These are interesting times for the Germany’s Left Party (Linkspartei). Since its emergence from the shadows of authoritarian rule in the former GDR, the Left Party has built its reputation largely around domestic issues. Most observers of German politics will recognize the Left Party as the successor to the Party of Democratic Socialism or PDS, which made the lingering social, economic, and political disparities felt by many Eastern Germans in the wake of reunification the centerpiece of its platform. While regional disparities continue to define the party on some level, the newly formed Left Party has gained an added reputation for its consistent stance against attacks on the welfare state such as former Chancellor Schröder’s Agenda 2010 program as well as more recent efforts to enact austerity measures in response to the prolonged Euro crisis. To combat these measures, the Left Party has consistently stuck to a platform denouncing the neoliberal agenda and promising to reinforce social democracy in the fight against growing poverty, unemployment, and wage inequality. The focus on these and other domestic issues has slowly increased the party’s credibility among voters, leading to consistent poll numbers between 8-10%.
The rapid rise of two related international issues, the civil war in Syria and the resulting flow of hundreds of thousands of refugees to Europe, have shaken up the political establishment and quickly displaced other domestic issues atop the political agenda. What implications will these events hold for the Left Party? More specifically, how will these recent developments affect the party’s future as it attempts to solidify its status as a credible alternative in Germany’s competitive multiparty system?
From one perspective these issues represent an existential crisis for the party. Judging by polling data and a series of important national and regional elections across Europe (e.g. Poland, France), parties on the far right are cashing in electorally by connecting the refugee crisis to voters’ growing fears of Islamic extremism, especially in the wake of the recent terror attacks in Paris. With refugee flows expected to increase over the next year and with no end to the Syrian crisis in sight, it’s not hard to imagine xenophobia and right-wing nationalism fueling the support of far right parties. In Germany, this sentiment has found political expression in the growing Pegida movement and in a new right-wing party, Alternative für Deutschland, which could easily clear Germany’s electoral threshold if elections were held today. Viewed in this way, parties on the left may continue to lose traditional working class constituents bullied into believing that the far right’s solution of tightening borders and cultural exclusion will bring back more stable times.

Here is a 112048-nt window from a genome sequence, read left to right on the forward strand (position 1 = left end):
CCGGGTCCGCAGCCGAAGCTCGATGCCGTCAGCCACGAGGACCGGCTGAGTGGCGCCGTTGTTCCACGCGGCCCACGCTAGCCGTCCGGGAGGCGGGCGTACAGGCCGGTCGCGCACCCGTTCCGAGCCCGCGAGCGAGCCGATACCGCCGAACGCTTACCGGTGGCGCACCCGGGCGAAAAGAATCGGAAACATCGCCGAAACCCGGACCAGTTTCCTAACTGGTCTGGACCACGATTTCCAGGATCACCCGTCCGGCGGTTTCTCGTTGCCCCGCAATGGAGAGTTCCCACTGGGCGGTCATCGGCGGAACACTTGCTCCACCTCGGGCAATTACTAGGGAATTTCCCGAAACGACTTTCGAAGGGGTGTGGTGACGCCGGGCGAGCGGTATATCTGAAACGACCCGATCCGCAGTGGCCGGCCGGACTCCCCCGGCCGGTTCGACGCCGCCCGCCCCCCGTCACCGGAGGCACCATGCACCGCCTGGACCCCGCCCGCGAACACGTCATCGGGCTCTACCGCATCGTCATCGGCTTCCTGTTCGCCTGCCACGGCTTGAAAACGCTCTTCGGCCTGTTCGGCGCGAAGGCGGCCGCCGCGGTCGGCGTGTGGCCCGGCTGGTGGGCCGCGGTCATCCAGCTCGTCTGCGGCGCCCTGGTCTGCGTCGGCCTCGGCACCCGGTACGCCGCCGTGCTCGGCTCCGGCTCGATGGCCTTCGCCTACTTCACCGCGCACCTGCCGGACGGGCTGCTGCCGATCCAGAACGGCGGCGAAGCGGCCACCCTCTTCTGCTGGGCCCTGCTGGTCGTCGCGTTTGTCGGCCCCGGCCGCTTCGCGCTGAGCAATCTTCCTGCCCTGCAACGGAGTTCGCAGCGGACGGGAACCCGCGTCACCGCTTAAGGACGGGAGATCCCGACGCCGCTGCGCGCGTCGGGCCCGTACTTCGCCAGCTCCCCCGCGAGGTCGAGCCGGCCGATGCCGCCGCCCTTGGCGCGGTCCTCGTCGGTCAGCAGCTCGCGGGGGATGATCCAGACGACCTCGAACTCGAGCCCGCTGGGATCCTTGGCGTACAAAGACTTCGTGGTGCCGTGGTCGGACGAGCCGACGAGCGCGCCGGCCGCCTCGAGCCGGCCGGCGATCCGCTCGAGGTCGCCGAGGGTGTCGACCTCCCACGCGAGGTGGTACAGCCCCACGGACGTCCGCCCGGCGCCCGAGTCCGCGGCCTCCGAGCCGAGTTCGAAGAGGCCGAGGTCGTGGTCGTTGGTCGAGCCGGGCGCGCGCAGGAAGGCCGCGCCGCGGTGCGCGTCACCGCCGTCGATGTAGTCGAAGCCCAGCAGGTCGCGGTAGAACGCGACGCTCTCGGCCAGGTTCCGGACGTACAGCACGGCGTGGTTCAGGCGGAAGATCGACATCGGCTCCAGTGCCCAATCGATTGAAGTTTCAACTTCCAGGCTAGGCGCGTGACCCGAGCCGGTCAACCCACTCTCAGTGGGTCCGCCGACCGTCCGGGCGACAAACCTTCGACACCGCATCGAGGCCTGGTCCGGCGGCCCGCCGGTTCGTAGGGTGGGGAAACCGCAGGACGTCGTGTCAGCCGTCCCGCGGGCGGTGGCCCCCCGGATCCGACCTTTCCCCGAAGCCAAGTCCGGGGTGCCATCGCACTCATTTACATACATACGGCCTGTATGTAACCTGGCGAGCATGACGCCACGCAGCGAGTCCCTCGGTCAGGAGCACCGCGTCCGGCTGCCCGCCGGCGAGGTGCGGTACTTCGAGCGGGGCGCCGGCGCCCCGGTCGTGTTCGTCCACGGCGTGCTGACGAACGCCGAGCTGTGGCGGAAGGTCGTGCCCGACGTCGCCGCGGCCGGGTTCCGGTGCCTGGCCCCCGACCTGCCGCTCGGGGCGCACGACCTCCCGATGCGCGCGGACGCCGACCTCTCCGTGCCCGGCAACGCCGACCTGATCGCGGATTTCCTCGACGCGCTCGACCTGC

Viewed in a different way, the rising threat from the far right could also represent an opportunity for the Left Party. Over the course of its history, the Left Party has overcome existential threats by successfully adapting to the shifting political climate. For example, in the first all-German election, the party found a way to shake off its authoritarian past by playing on the disillusionment felt by some East Germans. Furthermore, in 2007 the party once again escaped falling into obscurity by merging with a group of disaffected Social Democrats anchored in the West to refashion itself as an all-German party. Seen in this context, there is reason to believe that the party may be able to not only survive but also capitalize electorally in the new political climate. The parties most challenged by the refugee crisis appear to be those in the ruling Grand Coalition (CDU/CSU/SPD). In particular, the CDU under Chancellor Merkel is walking a political tightrope by balancing concern for human rights with placating the far right with measures to increase border security. The result has been discord within the ruling coalition, underscored above all by vocal challenges to Merkel’s leadership and the CDU’s recent slippage in the polls. In contrast to the ambiguity often expressed by the catch-all parties, the more ideological Left Party could define itself as the true alternative to the far right by preserving an unflinching support for human rights and an uncompromising stance against military intervention in Syria. The question remains whether current leadership is astute enough to capitalize on this opportunity or whether its voice will fade against the heated rhetoric of the far right.
Peter Doerschler, Assistant Professor of Politics, Bloomsburg
University of Pennslyvania
He is also author of “Die Linke: Still an Eastern Cultural Icon?’,
German Politics, 24 (3), 2015: 377-401.